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Natural Light

How to take a hallway from gloom and doom to bright and fresh

See how Sun Tunnels open up new design options for hallways.

Hallway with three sun tunnel skylights, a striped runner rug and decorative wall panels

Hallways are the bane of existence for some homeowners and the ultimate test of creativity for others. Regardless of whether you’re a hallway hater or hallway enthusiast, these high-traffic areas deserve some design love. After all, they’re among the most-used spaces in our homes.

When Ashley Rose, the designer behind the Sugar and Cloth blog, purchased her first fixer upper, she knew the upstairs hallway in the two-story, 1970s modern home would be a challenge. The home’s floor plan has most of the living spaces downstairs and all of the bedrooms upstairs connected by a long hallway.

See the original hallway below.

before hallway

What to do with this long, dark corridor? Take some tips from Rose, who infused her brand of bright, poppy décor into this seemingly lost hallway.

Brighten hallways with Sun Tunnel Skylights

Rose noted during her first walk-through of the 1970s modern style home that it had a natural light 911, so she got to work designing skylights into the upstairs bedrooms and bathrooms. See how she used natural light from skylights to punch up the pastel color scheme in her daughter’s bedroom and create a light-filled textural oasis in the owner’s bedroom.

The upstairs hallway runs down the middle of the home with no access to natural light, and it is long, reaching from the stairwell all the way to the owner’s suite. Rose’s first step was to add three Sun Tunnel skylights, flooding the hallway with light and opening up new design possibilities.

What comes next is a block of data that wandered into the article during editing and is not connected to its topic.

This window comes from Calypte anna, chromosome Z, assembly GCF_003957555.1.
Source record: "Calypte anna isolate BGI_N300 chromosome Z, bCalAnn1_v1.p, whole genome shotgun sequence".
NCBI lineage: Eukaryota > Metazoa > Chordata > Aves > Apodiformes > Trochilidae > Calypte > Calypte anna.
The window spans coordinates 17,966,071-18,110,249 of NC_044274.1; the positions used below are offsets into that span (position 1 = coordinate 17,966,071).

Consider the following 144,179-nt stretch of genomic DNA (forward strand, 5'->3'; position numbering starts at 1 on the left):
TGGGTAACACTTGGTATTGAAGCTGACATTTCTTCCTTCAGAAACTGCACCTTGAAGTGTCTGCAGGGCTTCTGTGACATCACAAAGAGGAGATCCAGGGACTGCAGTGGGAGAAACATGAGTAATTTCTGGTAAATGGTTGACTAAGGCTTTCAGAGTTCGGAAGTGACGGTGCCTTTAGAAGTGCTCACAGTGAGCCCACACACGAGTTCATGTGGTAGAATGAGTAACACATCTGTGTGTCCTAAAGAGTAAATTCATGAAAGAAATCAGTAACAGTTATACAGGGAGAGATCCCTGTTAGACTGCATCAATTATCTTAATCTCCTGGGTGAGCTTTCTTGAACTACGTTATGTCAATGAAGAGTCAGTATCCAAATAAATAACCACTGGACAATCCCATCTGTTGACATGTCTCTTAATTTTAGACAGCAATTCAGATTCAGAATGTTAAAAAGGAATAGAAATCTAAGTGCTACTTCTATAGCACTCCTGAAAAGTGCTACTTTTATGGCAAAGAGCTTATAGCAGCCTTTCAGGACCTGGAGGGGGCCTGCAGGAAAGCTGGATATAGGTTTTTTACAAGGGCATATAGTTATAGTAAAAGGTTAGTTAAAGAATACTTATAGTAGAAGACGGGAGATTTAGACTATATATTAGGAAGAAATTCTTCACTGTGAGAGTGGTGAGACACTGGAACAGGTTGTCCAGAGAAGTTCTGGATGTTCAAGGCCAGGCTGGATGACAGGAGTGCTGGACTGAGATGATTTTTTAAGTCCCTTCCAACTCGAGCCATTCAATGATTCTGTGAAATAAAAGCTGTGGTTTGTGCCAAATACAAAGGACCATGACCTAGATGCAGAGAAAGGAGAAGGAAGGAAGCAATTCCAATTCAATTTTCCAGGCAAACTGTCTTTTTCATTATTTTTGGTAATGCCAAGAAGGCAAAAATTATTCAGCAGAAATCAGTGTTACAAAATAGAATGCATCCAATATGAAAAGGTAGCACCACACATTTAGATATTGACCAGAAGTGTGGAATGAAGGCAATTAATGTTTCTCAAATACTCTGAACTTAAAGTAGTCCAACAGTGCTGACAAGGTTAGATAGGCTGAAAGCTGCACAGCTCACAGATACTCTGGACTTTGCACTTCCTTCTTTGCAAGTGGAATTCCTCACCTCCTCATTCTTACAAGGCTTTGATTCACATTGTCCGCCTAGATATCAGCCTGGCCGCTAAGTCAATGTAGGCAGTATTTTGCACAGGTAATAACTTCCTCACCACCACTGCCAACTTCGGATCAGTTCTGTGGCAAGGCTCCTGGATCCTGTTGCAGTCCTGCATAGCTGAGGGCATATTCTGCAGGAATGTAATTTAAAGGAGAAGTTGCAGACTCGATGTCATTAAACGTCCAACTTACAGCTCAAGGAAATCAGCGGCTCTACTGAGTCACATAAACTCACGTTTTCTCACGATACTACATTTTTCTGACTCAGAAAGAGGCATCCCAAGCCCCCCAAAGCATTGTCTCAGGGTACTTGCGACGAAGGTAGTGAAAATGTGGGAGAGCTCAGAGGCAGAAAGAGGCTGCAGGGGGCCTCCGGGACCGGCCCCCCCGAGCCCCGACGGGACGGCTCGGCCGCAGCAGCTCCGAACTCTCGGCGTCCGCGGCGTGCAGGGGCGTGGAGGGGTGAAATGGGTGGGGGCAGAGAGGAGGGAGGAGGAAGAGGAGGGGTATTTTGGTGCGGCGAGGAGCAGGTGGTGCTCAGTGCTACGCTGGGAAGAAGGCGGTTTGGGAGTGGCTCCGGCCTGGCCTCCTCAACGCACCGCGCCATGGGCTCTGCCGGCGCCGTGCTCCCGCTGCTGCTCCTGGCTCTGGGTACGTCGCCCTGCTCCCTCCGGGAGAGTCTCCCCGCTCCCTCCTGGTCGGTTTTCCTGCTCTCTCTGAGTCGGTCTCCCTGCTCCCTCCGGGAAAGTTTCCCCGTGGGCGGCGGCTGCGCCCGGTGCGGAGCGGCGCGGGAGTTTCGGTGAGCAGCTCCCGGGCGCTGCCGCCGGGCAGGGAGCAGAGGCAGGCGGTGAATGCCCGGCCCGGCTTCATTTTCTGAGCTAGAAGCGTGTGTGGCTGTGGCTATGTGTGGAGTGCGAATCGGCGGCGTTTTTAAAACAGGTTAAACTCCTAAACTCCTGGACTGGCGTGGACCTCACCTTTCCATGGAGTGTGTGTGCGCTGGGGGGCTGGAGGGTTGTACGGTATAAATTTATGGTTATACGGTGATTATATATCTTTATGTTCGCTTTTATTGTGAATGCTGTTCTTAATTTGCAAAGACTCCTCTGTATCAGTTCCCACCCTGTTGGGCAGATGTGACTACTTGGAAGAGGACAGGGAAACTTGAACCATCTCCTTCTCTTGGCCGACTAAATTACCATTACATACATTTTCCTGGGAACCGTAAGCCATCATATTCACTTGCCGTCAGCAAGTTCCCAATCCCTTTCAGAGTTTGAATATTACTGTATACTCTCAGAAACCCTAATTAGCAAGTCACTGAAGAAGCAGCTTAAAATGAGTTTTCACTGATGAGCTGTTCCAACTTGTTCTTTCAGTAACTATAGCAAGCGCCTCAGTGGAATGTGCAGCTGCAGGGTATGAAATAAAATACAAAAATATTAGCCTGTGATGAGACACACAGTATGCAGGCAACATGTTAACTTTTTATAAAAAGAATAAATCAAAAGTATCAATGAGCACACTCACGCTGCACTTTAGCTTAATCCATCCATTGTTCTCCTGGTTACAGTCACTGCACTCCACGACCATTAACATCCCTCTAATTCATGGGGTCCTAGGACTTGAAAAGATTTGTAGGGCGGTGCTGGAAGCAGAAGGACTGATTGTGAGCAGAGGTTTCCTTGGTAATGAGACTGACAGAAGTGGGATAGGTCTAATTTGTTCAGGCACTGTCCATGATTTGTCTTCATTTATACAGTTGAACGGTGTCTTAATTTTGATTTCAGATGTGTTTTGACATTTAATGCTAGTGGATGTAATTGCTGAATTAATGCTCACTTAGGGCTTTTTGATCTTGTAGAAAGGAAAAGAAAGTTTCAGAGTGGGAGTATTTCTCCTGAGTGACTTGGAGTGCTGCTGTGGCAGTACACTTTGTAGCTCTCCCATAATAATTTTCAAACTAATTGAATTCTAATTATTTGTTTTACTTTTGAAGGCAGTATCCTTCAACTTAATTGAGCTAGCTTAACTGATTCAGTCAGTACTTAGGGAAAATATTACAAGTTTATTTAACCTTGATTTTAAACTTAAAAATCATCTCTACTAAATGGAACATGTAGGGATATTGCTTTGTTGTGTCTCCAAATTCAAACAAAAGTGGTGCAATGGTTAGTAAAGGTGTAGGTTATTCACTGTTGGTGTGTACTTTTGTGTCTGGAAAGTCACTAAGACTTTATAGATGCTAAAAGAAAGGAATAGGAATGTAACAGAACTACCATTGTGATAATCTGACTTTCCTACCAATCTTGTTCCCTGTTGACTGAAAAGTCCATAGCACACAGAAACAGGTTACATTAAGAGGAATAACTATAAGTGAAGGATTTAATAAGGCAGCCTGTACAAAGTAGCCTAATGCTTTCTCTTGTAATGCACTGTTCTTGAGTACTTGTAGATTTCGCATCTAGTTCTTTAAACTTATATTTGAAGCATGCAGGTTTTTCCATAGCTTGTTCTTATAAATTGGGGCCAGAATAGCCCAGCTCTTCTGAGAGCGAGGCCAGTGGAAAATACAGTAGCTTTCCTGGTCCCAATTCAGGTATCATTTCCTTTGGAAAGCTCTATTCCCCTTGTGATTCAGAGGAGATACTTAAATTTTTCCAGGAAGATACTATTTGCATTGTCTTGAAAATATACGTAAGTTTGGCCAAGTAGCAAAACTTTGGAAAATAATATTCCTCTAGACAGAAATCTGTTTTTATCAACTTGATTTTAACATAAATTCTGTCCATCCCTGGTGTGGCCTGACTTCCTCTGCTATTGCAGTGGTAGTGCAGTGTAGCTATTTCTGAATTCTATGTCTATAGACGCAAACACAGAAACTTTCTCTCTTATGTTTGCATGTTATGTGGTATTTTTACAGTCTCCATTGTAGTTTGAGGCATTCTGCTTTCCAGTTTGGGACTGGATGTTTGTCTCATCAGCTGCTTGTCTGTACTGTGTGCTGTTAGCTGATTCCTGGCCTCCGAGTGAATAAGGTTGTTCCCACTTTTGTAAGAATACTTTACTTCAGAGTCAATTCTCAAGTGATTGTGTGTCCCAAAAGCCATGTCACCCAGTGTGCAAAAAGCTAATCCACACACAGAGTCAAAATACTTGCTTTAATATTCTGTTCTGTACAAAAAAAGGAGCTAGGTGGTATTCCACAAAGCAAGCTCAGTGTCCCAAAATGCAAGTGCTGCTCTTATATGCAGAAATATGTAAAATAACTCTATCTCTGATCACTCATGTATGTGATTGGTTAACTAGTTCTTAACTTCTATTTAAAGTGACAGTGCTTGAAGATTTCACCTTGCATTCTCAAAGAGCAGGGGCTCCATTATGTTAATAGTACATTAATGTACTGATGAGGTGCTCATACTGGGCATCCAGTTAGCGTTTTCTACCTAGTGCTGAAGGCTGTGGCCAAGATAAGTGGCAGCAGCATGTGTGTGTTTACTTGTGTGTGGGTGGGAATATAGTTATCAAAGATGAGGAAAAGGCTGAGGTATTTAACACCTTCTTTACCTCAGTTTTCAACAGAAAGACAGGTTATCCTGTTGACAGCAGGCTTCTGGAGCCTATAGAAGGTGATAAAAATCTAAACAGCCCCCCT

Sun Tunnels consist of a highly reflective aluminum tunnel that connects to a lens mounted on the roof and a diffuser mounted on the ceiling, so they direct natural light right to where it’s needed. The tunnel can be constructed with elbow junctions that allow it to navigate around attic obstructions like rafters and duct work.

Break up the wall

Bedroom and closet doors disrupt the wall on one side of the hallway, and Rose added decorative paneling on the other wall to give it a sense of proportion and create visual rhythm. The panel frames break up the large wall expanse and speak to the striped runner and framed photos.

White walls and ceiling, along with blond wood flooring, amplify the sunlight coming in through the Sun Tunnels

Keep decorative elements simple

There’s a time and a place for hallway photo walls, but Rose took a simplified approach with just four framed photos hung on the upper half of the wall. The artwork is interspersed with three wall mounted light fixtures to guide the way at night. A small ornately framed mirror marks the hall’s end, while also helping the enclosed space feel larger.

Adding ample sunlight helped Rose keep her design aesthetic clean and simple.

Connect with a VELUX Daylight Designer to find out more about using Sun Tunnels in hallways. Schedule your virtual design consultation today.

Next: 10 must-see Sun Tunnel transformations

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